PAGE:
I'll be honest, I don't actually know what proportion of mortgages are repayment vs. IO at the moment. Does anyone know any sources?

Edited by IamSpartacus

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Sorry CO - your argument simply doesn't stack up. So people people aren't interested in the %ge amount their repayments have gone up? Strange that %ges are used to measure increases in CPI, RPI etc etc.

Read what I said for goodness sake! I said there weren't enough over-leveraged people to have an effect, not that people weren't interested in their repayments. How on earth did you reach that interpretation???

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I did the numbers myself here using the highest and lowest rates given in each period (so more than 30% overall). The point is that on a repayment mortgage the interest portion of the debt is much lower when interst rates are low, so a rise has proportionally less effect.

I'll be honest, I don't actually know what proportion of mortgages are repayment vs. IO at the moment. Does anyone know any sources?

<a href="http://www.bbc.co.uk/homes/property/mortgagecalculator.shtml" target="_blank"></a>

Thanks Toga boi ;)

I think the important bit is to find out how many people have leveraged themselves to the max with IO mortgages. A (not very!) educated guess - I would say this amount has increased dramatically in the past 5 years...

Cheers!

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Hey Spartacus - you found a friend! :lol:

Sorry CO - your argument simply doesn't stack up. So people people aren't interested in the %ge amount their repayments have gone up? Strange that %ges are used to measure increases in CPI, RPI etc etc.

A few recent buyers would be hit and these are too few to affect the market? We'll see about that won't be? It's only the people who are selling and buying that actually set the market - this is always forgotten by bulls when they start to trot out "but I'm in it for the long term.... blah blah blah...."

CO ain't no friend of mine... :lol: I was about to point out the same fallacy of small numbers of extra sellers not having a big impact on a market with very low numbers of buyers and sellers...

Thanks Toga boi ;)

I think the important bit is to find out how many people have leveraged themselves to the max with IO mortgages. A (not very!) educated guess - I would say this amount has increased dramatically in the past 5 years...

Cheers!

Thats ok - I misunderstood your original post anyway, so see my edited reply for corrected numbers. Oops.

I'm sure there must be someone on here with sources for that sort of information... anyone?

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A few recent buyers would be hit and these are too few to affect the market? We'll see about that won't be?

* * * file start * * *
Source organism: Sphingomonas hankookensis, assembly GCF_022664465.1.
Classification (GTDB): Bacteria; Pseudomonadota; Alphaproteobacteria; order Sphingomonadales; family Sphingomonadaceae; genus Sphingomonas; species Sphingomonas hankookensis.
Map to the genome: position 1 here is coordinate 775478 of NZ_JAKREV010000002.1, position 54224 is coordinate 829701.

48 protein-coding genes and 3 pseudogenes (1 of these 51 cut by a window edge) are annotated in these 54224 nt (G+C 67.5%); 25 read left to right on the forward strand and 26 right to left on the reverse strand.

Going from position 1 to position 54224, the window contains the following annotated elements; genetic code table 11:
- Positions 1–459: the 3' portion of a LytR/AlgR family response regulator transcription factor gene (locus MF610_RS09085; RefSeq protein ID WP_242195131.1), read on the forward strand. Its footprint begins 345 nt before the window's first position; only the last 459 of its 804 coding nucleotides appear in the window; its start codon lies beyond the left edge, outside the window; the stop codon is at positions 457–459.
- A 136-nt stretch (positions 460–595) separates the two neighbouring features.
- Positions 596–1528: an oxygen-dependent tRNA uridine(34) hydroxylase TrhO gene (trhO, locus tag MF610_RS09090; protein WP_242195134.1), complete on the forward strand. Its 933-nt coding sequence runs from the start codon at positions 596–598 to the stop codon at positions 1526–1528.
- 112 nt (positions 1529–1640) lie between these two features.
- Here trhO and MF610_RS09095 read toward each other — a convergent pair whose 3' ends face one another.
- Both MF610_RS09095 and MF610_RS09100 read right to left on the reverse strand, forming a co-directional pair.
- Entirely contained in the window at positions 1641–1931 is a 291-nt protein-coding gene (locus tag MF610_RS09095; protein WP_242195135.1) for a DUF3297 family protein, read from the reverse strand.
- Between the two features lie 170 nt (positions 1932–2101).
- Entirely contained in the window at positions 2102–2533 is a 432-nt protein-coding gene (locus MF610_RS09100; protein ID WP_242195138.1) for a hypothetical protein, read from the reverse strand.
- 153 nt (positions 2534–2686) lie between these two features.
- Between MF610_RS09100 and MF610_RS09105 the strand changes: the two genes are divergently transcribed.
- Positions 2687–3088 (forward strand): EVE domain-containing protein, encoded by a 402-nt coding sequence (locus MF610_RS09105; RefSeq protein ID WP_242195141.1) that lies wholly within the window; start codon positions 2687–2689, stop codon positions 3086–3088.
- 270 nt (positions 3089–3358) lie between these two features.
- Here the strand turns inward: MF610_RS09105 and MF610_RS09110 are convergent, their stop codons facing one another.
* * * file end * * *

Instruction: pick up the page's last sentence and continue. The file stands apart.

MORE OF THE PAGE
:o

We don't need to see. The same argument was put forward in 2003 yet IRs rose from 3.5% to 4.75% without beleagured buyers causing a market crash. If you're right, why didn't it happen then?

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The mass-popularity and availability of BTL is the major difference between now and the 80/90s. If prices dipped, BTLers would soon rush in to support the market. This never happened before.

Sure, BTL has had a major impact. But ALL the people who tell me to invest in property (after me saying I can't afford to buy a home to live in), is because it will go up in value. How many of those won't buy if they were falling.

I think BTL has increased the vulnerability of the market, last time when values fell most home owners didn't care. I think most BTLers will care this time.

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We don't need to see. The same argument was put forward in 2003 yet IRs rose from 3.5% to 4.75% without beleagured buyers causing a market crash. If you're right, why didn't it happen then?

It doubtless made the property market more fragile, unless you're suggesting that IRs have no effect on the market. If that had been accompanied by a recession or an external shock such as high oil prices that might have been enough to tip the balance.

Not saying it will happen this time, I just think that you can't argue that raising IRs doesn't increase the probability of house prices dropping.

Edited by IamSpartacus

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Sure, BTL has had a major impact. But ALL the people who tell me to invest in property (after me saying I can't afford to buy a home to live in), is because it will go up in value. How many of those won't buy if they were falling.

I think BTL has increased the vulnerability of the market, last time when values fell most home owners didn't care. I think most BTLers will care this time.

I'm not so sure. Look at how BTLers came back to the market in Jan 06, following 15 months of falling prices (as per Hometrack)

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  • 339 Brexit, House prices and Summer 2020

    1. 1. Including the effects Brexit, where do you think average UK house prices will be relative to now in June 2020?


      • down 5% +
      • down 2.5%
      • Even
      • up 2.5%
      • up 5%